Management of Hypertension

Besides delivery of the fetus, the mainstay treatment for PE is control of hypertension with medication when indicated (Table 2). Various antihypertensive agents described below have been used in management of PE with severe features. However, a consensus has not been reached regarding the management of nonsevere hypertension. Salt restriction, bed rest, and restriction of physical activity is not recommended for prevention or treatment of PE without severe features (2).

TABLE 2
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Table 2. Commonly used antihypertensives in Preeclampsia with severe symptoms

All antihypertensive medication can potentially cross the placenta. At this time, there are no randomized control trials to base a recommendation for the use of one antihypertensive agent over another. However, certain medications are effective in lowering blood pressure with an acceptable safety profile in pregnancy. The choice of therapy depends on the acuity and severity of hypertension. In addition, whether parenteral or oral therapy is preferred must be considered when choosing a particular drug.

Methyldopa stimulates the central alpha-adrenergic receptors by a false neurotransmitter (α-methylnorepinephrine), which results in a decreased sympathetic outflow of norepinephrine to the heart, kidneys, and peripheral vasculature. Methyldopa has been used extensively in the management of elevated blood pressure in pregnant women. In addition, its long-term safety for the fetus has been demonstrated. In the CHIPS (Control of Hypertension In Pregnancy Study) trial, preeclamptic women treated with methyldopa may have had better outcomes compared with those treated with labetalol (8). However, methyldopa has only a mild antihypertensive effect with a slow onset of action (3 to 6 h). Many preeclamptic women will not achieve blood pressure goals on this oral agent alone.

Labetalol lowers blood pressure by blocking β- and α-adrenergic receptors. In addition, it can better preserve uteroplacental blood flow compared with other β-blockers. It has a rapid onset of action (2 h) compared with methyldopa. Randomized clinical trials comparing labetalol to either methyldopa or nifedipine have shown labetalol to be safe for use in pregnancy (9, 10). Labetalol has been shown to cause maternal hepatotoxicity. It is important to recognize this side effect as it can be confused with HELLP (hemolysis, elevated liver enzymes, and low platelet count) syndrome. Most cases of labetalol induced hepatotoxicity are reversible, but fatalities have been reported (11).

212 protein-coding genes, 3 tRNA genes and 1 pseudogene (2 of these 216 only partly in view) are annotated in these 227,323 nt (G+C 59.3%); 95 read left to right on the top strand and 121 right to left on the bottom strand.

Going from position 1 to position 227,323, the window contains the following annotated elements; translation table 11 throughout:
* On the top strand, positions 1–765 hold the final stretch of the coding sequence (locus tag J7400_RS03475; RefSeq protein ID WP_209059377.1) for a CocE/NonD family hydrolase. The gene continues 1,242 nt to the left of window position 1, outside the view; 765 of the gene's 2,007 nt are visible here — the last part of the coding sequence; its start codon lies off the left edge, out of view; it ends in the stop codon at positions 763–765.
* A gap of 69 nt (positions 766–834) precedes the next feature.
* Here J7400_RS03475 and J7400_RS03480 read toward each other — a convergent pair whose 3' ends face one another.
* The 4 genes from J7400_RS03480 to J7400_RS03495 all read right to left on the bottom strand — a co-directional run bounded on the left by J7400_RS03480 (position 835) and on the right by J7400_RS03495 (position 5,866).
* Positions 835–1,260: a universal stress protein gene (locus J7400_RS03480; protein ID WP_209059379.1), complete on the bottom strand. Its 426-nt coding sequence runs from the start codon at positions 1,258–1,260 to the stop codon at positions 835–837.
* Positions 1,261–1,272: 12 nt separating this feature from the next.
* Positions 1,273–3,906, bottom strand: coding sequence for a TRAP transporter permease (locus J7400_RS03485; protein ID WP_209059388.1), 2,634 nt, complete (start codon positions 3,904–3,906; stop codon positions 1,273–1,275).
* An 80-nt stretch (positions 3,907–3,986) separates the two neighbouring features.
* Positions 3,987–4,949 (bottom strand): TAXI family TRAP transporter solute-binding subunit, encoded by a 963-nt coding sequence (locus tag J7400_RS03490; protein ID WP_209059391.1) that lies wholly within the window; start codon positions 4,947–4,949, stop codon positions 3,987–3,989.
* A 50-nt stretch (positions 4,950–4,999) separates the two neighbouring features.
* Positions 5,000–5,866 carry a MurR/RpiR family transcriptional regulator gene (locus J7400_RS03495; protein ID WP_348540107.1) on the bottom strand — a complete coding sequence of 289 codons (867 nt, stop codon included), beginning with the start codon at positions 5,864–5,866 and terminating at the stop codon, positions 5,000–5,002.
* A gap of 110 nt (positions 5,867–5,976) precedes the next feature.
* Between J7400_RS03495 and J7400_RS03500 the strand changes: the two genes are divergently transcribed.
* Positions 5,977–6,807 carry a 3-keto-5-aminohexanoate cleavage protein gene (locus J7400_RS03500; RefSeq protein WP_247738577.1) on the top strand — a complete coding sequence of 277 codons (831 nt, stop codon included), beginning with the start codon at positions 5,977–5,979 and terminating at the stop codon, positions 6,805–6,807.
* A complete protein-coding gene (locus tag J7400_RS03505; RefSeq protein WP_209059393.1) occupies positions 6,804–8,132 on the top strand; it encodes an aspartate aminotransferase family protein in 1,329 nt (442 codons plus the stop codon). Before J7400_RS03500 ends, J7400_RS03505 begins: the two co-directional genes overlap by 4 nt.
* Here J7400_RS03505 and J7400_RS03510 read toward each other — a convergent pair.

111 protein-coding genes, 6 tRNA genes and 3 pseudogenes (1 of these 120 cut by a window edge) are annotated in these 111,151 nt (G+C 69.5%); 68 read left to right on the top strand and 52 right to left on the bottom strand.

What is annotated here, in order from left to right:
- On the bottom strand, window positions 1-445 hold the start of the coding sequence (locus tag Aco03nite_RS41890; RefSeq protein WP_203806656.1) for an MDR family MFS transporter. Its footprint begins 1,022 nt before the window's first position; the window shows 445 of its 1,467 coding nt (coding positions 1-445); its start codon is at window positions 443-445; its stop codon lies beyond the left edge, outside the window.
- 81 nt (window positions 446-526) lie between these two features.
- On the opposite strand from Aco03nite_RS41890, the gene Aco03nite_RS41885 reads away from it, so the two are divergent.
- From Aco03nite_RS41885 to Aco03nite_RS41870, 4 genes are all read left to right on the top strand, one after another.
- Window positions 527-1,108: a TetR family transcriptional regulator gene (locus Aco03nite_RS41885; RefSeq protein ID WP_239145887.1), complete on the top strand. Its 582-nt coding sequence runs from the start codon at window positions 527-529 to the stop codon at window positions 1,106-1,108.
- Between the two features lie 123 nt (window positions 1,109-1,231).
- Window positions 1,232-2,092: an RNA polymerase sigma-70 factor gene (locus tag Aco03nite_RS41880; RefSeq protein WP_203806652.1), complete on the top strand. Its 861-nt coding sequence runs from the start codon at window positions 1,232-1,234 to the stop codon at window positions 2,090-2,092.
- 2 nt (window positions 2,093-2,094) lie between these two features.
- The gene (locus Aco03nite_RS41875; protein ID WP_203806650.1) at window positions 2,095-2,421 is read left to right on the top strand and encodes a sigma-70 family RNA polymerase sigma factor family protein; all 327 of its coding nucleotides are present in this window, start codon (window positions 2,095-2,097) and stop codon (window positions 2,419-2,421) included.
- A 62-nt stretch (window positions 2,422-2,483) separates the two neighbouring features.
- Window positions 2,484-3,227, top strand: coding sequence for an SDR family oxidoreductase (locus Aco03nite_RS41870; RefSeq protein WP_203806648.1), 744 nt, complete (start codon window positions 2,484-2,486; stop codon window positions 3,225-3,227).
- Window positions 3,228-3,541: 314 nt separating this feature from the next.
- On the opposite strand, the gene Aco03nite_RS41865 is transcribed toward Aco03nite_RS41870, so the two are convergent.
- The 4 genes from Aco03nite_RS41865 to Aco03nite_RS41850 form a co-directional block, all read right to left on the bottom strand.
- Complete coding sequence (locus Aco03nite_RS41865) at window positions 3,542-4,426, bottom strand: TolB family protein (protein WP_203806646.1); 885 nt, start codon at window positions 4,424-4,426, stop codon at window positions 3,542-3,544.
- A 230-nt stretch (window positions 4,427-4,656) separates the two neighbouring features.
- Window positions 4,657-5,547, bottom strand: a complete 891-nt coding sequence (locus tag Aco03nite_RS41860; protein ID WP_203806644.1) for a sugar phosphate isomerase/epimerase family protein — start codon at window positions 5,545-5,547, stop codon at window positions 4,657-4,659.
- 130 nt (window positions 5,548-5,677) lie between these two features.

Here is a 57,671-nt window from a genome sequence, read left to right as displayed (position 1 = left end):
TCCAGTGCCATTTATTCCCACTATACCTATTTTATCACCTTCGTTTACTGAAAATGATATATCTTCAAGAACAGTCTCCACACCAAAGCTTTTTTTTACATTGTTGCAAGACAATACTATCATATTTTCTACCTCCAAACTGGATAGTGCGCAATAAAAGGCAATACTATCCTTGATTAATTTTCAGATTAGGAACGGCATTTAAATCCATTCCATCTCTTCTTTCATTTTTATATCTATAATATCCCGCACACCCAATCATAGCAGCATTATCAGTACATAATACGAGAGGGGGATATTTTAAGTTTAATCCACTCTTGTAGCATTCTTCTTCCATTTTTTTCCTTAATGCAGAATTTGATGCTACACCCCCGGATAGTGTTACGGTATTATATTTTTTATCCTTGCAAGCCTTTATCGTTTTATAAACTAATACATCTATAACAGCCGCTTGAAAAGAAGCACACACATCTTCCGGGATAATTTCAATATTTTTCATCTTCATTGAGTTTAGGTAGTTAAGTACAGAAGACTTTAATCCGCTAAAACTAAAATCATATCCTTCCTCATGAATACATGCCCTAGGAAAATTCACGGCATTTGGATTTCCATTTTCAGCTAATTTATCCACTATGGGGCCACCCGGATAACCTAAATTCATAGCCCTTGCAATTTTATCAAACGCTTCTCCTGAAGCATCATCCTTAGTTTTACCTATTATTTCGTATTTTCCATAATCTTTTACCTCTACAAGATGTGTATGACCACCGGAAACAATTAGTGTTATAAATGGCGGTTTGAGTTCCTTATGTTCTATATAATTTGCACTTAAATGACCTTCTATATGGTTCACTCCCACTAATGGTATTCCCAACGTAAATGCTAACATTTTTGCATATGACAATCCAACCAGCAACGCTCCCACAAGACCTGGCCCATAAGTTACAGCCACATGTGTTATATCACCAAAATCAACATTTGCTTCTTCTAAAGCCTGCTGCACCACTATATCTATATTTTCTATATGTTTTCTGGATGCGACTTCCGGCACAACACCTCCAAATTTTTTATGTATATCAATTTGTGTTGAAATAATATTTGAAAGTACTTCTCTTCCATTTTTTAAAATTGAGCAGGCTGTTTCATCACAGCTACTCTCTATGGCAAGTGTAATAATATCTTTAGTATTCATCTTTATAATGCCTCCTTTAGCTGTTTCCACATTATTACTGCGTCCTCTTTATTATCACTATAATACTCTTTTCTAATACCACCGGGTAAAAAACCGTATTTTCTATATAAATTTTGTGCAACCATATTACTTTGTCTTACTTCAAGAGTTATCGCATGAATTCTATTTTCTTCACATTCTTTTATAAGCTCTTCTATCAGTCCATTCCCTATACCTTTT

Nifedipine is a calcium channel blocker that has been used in pregnancy without any major issue. Long-acting nifedipine is preferred over short-acting nifedipine as the short-acting version of the medication can cause a significant drop in blood pressure, possibly leading to a reduction in uteroplacental perfusion. However, as discussed below, more recent evidence suggest that immediate release oral nifedipine, under certain conditions, may be considered for safe reduction of BP. Long-acting nifedipine can be given as a sustained release tablet in doses of 30–90 mg once daily. The dosage can be increased at 7- to 14-day intervals, reaching a maximum dose of 120 mg a day (12).

Hydralazine is a direct vasodilator of arterioles. Intravenous hydralazine has been used extensively in the acute treatment of severe hypertension associated with preeclampsia. Although a meta-analysis showed a slightly increased rate of adverse events with hydralazine compared with labetalol, the evidence was not strong enough to recommend one medication over the other (13). However, the hypotensive effect of hydralazine is less predictable compared with other parenteral agents. The oral version of hydralazine can be used to treat hypertension associated with preeclampsia. However, it is limited by its side effects, including lower extremity swelling and reflex tachycardia.

As mentioned earlier, a consensus has not been reached regarding the management of PE without severe hypertension in patients who have chronic hypertension or CKD. For PE with severe hypertension (sustained systolic blood pressure of at least 160 mm Hg or diastolic blood pressure of at least 110 mmHg), the use of an antihypertensive is recommended (2). Labetalol, nifedipine, or methyldopa are recommended as first-line therapy. Relatively recent studies suggest that the calcium channel blocker, nifedipine, in its immediate oral release form also may be considered as a first-line therapy (1418). The 2017 Committee Opinion by the American College of Obstetricians and Gynecologists’ Committee on Obstetric Practice recommended the use of immediate release oral nifedipine to be considered as a first-line therapy, particularly when IV access is not available. Renin-angiotensin-aldosterone system blockers—such as angiotensin-converting enzyme inhibitors, angiotensin receptor blockers, renin inhibitors, and mineralocorticoid receptor antagonists—should be avoided. The recommended blood pressure measurements are between 120/80 mm Hg and 160/105 mm Hg.